A Dose of One’s Own Medicine

A Confucian scholar, who posed as a man of high principles and conducted himself with caution, was fond of finding faults with and passing harsh judgments on others.  In the fifth month a friend of his completed the mourning period for a lost parent and planned to take a concubine in the seventh month. This prompted the scholar to write him a letter, saying, “You want to take a concubine less than three months after the mourning period ended.  Obviously you have harbored that intention for a long time, thereby breaking the code of ethics in spirit. As friends ought to advise one another to follow the right path, I cannot refrain from calling this to your attention. What do you have to say about this?” Such an act was typical of his behavior.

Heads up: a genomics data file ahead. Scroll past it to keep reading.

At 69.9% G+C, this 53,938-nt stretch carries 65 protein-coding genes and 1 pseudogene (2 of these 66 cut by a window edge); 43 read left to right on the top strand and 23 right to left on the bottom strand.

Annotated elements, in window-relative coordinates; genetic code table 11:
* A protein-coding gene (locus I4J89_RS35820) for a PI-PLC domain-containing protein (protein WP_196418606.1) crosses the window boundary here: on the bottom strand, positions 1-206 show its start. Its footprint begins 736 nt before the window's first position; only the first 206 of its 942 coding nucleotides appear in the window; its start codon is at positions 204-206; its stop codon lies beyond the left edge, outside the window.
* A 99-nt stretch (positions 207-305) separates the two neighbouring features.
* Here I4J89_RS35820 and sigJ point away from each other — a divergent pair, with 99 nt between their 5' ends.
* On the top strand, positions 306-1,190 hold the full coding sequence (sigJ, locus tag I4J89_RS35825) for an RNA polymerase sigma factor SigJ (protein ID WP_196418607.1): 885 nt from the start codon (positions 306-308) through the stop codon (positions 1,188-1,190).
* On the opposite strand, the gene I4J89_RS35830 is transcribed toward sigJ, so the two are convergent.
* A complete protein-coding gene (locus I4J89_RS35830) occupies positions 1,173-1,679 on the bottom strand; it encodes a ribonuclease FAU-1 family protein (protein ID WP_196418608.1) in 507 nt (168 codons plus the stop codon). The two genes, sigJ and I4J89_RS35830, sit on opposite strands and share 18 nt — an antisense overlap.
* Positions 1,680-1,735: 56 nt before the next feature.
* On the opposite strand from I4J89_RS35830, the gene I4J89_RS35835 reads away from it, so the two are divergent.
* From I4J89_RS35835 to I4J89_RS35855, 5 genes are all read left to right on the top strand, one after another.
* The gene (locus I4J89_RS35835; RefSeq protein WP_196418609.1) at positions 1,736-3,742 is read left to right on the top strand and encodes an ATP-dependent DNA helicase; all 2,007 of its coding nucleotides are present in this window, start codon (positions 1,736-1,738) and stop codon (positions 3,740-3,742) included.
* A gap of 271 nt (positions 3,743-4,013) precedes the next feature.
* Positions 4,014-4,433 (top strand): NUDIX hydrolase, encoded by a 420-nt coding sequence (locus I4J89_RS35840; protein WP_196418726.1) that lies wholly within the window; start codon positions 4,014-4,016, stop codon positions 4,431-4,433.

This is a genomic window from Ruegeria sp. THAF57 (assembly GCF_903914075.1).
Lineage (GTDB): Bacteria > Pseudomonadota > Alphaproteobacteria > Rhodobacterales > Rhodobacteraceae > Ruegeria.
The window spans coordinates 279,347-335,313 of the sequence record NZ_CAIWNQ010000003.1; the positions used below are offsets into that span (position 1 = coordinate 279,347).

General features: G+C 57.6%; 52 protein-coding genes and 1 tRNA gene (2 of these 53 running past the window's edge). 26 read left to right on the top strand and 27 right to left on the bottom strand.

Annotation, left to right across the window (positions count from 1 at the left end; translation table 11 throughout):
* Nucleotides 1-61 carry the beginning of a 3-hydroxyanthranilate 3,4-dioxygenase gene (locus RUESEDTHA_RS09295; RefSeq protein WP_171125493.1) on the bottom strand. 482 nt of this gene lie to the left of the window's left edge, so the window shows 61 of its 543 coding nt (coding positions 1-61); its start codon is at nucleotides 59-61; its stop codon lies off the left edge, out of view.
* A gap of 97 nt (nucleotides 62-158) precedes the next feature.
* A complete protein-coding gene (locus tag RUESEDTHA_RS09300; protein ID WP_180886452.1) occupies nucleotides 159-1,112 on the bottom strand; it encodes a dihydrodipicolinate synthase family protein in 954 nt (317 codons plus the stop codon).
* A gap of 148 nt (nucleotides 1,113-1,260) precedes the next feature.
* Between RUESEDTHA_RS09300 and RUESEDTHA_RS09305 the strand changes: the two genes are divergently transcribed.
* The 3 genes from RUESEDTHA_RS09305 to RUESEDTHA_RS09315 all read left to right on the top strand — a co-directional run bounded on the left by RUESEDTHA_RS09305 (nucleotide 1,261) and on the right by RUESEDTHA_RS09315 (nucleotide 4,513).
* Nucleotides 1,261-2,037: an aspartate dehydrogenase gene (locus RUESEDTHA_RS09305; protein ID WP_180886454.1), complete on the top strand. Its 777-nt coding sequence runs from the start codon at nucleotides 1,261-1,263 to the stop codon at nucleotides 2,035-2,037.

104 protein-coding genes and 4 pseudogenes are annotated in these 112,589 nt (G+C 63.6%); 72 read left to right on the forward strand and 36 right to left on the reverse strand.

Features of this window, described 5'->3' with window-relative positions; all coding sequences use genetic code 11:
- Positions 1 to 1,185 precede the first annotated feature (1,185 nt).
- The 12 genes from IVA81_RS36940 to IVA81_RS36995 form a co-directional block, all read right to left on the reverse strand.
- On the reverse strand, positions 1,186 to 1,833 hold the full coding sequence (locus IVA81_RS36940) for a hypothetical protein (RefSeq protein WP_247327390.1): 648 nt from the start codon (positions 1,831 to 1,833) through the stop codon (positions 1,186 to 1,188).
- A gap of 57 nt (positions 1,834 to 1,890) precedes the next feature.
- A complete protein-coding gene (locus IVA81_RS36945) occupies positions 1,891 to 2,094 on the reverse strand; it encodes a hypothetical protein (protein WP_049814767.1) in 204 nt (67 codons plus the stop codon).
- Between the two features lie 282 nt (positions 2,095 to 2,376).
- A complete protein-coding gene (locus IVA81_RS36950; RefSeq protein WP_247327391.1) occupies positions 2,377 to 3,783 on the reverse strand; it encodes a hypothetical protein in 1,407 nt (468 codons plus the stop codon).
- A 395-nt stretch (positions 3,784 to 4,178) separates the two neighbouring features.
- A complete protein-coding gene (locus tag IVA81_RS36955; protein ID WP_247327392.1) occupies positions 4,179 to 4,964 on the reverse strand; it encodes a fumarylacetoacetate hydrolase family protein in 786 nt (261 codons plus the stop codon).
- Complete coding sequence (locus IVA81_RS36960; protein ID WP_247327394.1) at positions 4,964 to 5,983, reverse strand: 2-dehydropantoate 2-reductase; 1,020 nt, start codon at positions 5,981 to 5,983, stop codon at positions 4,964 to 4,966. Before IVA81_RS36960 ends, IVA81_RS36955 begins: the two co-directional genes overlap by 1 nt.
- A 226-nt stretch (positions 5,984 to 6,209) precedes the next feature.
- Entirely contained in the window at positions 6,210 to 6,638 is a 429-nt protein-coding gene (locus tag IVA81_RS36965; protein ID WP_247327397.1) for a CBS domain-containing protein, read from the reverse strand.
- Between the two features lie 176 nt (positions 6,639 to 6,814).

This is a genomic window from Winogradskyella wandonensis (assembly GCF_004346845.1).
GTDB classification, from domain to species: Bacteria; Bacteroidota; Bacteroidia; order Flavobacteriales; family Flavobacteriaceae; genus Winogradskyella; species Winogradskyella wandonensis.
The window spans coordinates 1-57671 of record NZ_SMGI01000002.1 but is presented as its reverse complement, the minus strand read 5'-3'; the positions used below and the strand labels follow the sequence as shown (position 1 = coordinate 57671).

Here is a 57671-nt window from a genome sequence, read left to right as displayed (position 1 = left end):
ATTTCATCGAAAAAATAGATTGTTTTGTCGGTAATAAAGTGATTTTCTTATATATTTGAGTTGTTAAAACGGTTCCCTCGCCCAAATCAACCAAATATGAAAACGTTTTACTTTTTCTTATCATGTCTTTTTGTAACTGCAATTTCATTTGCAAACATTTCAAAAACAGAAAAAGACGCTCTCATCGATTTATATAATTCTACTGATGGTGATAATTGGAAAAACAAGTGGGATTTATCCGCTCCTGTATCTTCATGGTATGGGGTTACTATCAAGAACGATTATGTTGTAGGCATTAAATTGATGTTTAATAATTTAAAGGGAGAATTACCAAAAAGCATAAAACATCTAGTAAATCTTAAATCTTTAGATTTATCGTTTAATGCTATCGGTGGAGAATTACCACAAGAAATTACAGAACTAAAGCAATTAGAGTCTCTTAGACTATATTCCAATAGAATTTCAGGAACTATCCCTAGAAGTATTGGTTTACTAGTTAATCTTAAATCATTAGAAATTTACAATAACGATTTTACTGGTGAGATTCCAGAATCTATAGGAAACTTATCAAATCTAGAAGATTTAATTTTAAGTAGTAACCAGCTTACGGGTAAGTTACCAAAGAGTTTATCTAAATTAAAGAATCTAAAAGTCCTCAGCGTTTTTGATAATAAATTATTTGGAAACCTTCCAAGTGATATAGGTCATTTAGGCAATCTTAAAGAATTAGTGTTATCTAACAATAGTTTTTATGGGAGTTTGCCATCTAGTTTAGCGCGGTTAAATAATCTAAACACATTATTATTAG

When the scholar’s wife left for a visit to her parental home, she agreed with him on the date of her return.  But she returned the day before the appointed date, much to the surprise of her husband. “I made a mistake in counting the days,” she explained, and he did not doubt her word.  The following day saw the return of another wife. In consternation the scholar searched the house for the first woman, who was nowhere to be found. From then on he grew weaker day by day until he was taken down by consumption.  It turned out that a fox-woman had disguised herself as his wife in order to soak up his vital energy. During that night he had given way to his carnal desires and become drained of his vitality. At the news the friend who received his chastisement for taking the concubine wrote him a letter saying, “What a couple does in their bedroom is part of human nature, and the visit from a fox in human guise cannot be foreseen.  Yet the depletion of one’s vitality in a single night could only have resulted from overindulgence in the desires of the flesh. Is a couple supposed to act without restraint in their bedroom? Moreover, evil spirits have never dared to harm men of virtue. Since ancient times, people of outstanding virtue and merits have never been known to encounter demons and spirits. Since a fox has taken liberties with you, can’t we conclude that there is something lacking from you moral integrity?  As friends ought to advise one another to follow the right path, I cannot refrain from calling this to your attention. What do you have to say about this?” The scholar, on reading the letter, adamantly denied his encounter with the fox-woman, claiming it to be a rumor spread by the villagers. That friend of his had truly given him a dose of his own medicine.

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